Wansford Bauhaus and the Great North Road

This Bauhaus inspired building has been a notable feature for travellers on the Great North Road since it was constructed in the early 1930s. Wansford was amongst the first of this chain of modern “roadhouses”. Following its success plans for over 100 “Knights on the Road” were announced.

Wansford Knight on the Road

Grantham Journal Saturday 23 June 1934

A report in the Boston Guardian from August 1933 described the concept:

“They are extremely modern, extremely comfortable and very fresh. If you have seen the ship-like concrete and steel houses of Germany and Sweden, with their long horizontal windows and flat sun verandahs and roofs, you will know what these hotels look like. They are quite small. Four bedrooms, and private bathroom attached to each, an entrance hall, a breakfast room with adjacent lounge, a separate garage for each bedroom – this is all the accommodation there is, but it is enough.

It may be interesting to know that Queen Elizabeth slept in the room you cannot sleep in, or that Robin Hood quaffed ale in the pew where you sip bitter, but for many, less tradition makes for a lot more pleasure. Bright, light rooms rich in colour, chairs that fit you, not chairs you have to adapt yourself to fit. lamps which throw a shadowless light all round you—these things are worth a wealth of history and half-forgotten ghosts.”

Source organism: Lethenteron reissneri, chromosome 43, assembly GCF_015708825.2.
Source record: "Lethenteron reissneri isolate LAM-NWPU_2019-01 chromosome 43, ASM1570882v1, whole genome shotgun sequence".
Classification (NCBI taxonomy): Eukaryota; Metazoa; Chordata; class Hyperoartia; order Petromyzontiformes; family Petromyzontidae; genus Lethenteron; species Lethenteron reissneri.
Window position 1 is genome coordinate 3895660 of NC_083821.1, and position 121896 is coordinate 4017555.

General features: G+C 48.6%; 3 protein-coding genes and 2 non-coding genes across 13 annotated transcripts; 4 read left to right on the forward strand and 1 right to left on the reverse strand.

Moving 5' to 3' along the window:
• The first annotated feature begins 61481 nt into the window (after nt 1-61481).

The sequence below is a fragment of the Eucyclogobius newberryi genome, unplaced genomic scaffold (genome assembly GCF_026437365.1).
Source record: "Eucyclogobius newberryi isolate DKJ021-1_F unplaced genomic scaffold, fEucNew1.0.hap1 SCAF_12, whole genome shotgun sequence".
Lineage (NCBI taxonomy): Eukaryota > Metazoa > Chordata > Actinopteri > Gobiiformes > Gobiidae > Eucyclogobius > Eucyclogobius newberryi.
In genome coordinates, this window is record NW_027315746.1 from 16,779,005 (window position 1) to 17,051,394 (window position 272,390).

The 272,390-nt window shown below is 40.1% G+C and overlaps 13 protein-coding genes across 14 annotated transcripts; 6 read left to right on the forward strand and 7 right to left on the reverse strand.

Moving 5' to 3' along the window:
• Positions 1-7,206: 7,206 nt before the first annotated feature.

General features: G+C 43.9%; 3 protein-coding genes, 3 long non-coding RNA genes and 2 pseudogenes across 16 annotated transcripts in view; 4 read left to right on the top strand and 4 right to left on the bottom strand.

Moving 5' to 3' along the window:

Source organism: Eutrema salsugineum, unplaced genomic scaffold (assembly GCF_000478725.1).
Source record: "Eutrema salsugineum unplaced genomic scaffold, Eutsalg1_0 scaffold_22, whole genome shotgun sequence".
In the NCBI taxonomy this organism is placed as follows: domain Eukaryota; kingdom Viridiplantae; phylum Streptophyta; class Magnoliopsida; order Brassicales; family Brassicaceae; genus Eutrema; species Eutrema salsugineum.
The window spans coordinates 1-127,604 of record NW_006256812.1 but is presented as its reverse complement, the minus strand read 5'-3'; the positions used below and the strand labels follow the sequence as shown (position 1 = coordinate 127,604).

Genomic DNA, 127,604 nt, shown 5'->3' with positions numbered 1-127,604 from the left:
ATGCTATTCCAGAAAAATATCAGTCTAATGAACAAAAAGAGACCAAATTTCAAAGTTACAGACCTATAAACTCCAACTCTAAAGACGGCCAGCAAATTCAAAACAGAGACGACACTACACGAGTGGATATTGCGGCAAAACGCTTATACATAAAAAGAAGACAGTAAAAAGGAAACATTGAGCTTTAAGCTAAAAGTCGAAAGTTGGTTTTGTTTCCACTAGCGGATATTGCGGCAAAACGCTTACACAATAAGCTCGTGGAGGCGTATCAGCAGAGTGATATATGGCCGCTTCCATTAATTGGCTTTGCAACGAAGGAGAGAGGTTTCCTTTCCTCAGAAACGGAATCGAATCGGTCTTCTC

About Wansford Bauhaus

Opening in 1932, “The Wansford Knight” roadhouse provided rooms and a restaurant for travellers.

wansford Knight Opening Dec 1932

In 1936 it became the New Mermaid Inn to replace the (Olde) Mermaid Inn which had been located at the Wansford village crossroads. The restaurant was popular with US airmen stationed at nearby bases.

Wansford New Mermaid

In the 1970s it became a Little Chef restaurant and the south end of the building was re-modelled.

Wansford Little Chef

In 2007 the restaurant closed and the building lay derelict for several years.

Wansford Derelict Mermaid

It has now been lovingly restored by architects, Harris McCormack, as their own office.

Wansford - Harris McCormack

The original “Mermaid” in Wansford village was removed in order to widen the junction of the Great North Road intersection with the A47 Leicester Road.

Olde Mermaid, Wansford

Harper refers to the steep hill on the north side of Wansford bridge going past the Mermaid:

Now that there is no longer a turnpike gate at this point to bring the traffic to a slow pace, this descent is fruitful in accidents, and at least one cyclist has been killed here in an attempt to negotiate this sharp curve on the descent into the cross-road. An inoffensive cottage standing at the corner opposite the “Mermaid” inn has received many a cyclist through its window, and the new masonry of its wall bears witness to the wreck caused by a heavy wagon hurtling down the hill, carrying away the side of the house.